It took about an hour and a half to get to the bees. And when we got there were didn't have any beekeeping equipment -- we'd driven all that way to just look around. Hives were a rectangular topbar style that is not the best. Was surprised by how little bee activity I saw at the entrances.

   Back at my hotel that evening I was filled with stress over the idea that I'd be expected to teach about bees 8 hours a day for the next week and a half to the same people. How could I possibly fill that many hours with bee lessons????

Day 4
   My panic grew more acute the closer the beginning of class came, until I was actually sitting in front of everyone and kind of wanted to shoot myself. Class was held at the local government center under a corrugated metal awning in a corner. There was a lot of background noise.
   Attempts to figure out where to start / fill some time by having everyone introduce themselves weren't terribly productive since most of the beekeepers barely smoke English and stumbled through a few basic sentences.
   So I began at the very beginning, talking about the three castes of bee in a beehive and their life cycle. It quickly became apparent they didn't understand me so a young fellow named Dayo ended up being my interpreter, translating what I said in English into.... English. Somehow no matter how slowly I talked and carefully enunciated, it was greek to them, but this fellow, whom I could understand perfectly well myself, also was perfectly understandable to them.
   We also quickly developed a system of them passing notes up to me with questions, and thus I filled the entire day with lecture along the lines of a marathon Q & A session.
   The next day I planned to talk mainly about bee diseases, as well as how to make lotions and creams from wax, and queen rearing.

   After class I was take to the state government buildings where I met the state agricultural commissioner, some important people in the education department, and was going to meet the governor but he was busy with the Chief Justice. Meeting the governor is still on the agenda at some point. Considering Oyo state has a population of over 7 million, more than many countries, that's kind of like meeting a president!

   That evening, however, doing a little more research on bees in Africa, I found out that diseases aren't really relevant to beekeeping in Africa. The bees take care of themselves here! There went my lesson plan out the window!!!

Day 5
   Another day of panic about how I was going to fill up the time! But questions about the two remaining topics actually kept us talking about them unil an acceptable ending time in the afternoon. Whew, survived another day!

Day 6
   On Saturday we went out to the bee yard with the equipment and had a productive day working through the hives and talking about ways they could improve what they were doing and addressing some misconceptions. Another day successfully filled with training and I had Sunday off!

Day 7
   Did stuff on Sunday but this isn't about that ;) this entry would be humungous if I strayed from my theme of the stress of filling up each day with training. So just so you know, there's a LOT that isn't in this entry. Tune in to my regular entries if interested.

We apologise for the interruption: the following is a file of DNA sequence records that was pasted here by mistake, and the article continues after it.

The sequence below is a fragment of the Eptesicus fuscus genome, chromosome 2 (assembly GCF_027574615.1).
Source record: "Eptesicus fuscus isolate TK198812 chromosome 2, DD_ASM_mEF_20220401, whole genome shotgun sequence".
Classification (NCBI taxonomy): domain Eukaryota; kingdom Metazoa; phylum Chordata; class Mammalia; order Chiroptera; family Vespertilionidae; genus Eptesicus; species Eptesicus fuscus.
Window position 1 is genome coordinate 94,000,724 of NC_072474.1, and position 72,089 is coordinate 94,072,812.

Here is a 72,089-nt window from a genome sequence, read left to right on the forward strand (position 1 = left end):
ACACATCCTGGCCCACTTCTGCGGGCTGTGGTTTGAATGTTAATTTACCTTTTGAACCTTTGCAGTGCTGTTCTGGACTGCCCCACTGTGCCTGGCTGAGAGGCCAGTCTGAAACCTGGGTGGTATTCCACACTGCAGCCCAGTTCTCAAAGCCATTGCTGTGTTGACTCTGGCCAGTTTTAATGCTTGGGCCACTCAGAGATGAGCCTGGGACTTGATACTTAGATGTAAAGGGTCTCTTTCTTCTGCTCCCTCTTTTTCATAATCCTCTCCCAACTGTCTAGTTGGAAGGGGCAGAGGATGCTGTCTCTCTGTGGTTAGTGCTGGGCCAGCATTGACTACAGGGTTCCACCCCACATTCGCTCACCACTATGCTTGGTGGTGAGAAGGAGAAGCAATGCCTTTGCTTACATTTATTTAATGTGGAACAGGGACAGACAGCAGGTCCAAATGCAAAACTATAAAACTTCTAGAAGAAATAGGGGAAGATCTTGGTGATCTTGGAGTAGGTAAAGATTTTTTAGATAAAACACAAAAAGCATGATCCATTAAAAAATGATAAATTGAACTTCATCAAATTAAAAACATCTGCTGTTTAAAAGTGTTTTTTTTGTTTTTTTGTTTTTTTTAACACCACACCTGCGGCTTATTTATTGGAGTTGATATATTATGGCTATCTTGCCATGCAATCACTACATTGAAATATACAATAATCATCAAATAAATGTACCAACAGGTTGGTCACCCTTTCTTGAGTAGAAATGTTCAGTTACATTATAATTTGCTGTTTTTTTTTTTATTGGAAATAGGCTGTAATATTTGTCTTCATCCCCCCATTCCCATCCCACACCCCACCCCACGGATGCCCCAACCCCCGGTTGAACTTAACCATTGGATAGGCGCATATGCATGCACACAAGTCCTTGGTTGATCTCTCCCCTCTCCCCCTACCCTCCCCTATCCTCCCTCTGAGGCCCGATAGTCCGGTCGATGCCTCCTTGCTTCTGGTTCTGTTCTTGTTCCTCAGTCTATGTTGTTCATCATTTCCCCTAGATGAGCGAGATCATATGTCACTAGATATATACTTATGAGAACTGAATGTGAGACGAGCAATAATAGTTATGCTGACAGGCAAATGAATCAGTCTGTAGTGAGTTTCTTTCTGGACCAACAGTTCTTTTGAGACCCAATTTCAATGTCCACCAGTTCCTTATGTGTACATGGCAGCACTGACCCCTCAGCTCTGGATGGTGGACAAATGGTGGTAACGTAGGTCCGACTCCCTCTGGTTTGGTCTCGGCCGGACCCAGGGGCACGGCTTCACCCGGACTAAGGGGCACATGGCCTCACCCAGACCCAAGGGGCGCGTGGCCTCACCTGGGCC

Day 8
   This morning, like every morning, my car was extremely late (has been more than an hour late twice and 45 minutes late twice). Being as the class members had been sternly warned "we aren't running on 'Africa time,' you need to be here ON TIME, we're starting at 9 on the dot" I've been feeling rather irked to be coming in half an hour late myself as the teacher, all because my ride apparently DOES run on this 'Africa time.' Fortunately this morning, unbeknownst to me, the start had been pushed back to 10 at some point so I wasn't even late.
   First I spent a little over an hour talking about my observations from our working the bees on Saturday, and then responding to questions. After that we:
   (1) made mead their way -- by mixing ground up honeycomb (with honey in it) with water to a 1:1 ratio, putting a lid on it, and letting it sit. Allegedly after three days it's all fermented and ready to go! My brewing experience tells me this is madness but apparently it works for them!!!
   (2) made mead my way -- by mixing honey with water to a 1:3 ratio by volume, adding yeast, putting a lid on it with a tube in it with water in a bend, so carbon dioxide can vent without air coming in. This is supposed to sit for several months until the tube is no longer bubbling. Unless it goes off like a rocket like theirs???
   (3) made candles out of beeswax
   (4) made lotion out of olive oil and beeswax. While they had their own method of making mead and candles, this was a totally new concept to them and tehy were extremely excited about it, as making lotions and creams out of wax will provide them with very marketable use for their wax.

   Altogether everyone seemed to really enjoy today's "lab work" and it was just a really fun day. It felt like a great success.

The Future
   We're going out to another bee yard tomorrow and hopefully I'll have more of an opportunity to work with the less experienced members of the bee club, since I was mostly working with the most experienced the first time we went to the field.
   After that the local university's agriculture department wants me to stop by their apiary to talk about some problems they're having with their hives.
   Wednesday I believe we're going out to another bee yard?
   Thursday we're having a general review session.
   Friday, closing ceremonies!

   The end is in sight! I think I've survived! Not only that, but I think somehow I've done well, they're talking about having me come back and modeling other classes after the way I taught this one!

   Now I need to get back to cramming up on queen rearing. I really shouldn't be getting preoccupied right now with writing LJ entries.


Tags: africa, agdev, apiculture training, doug, nigeria, nigeria i, travel, travelogues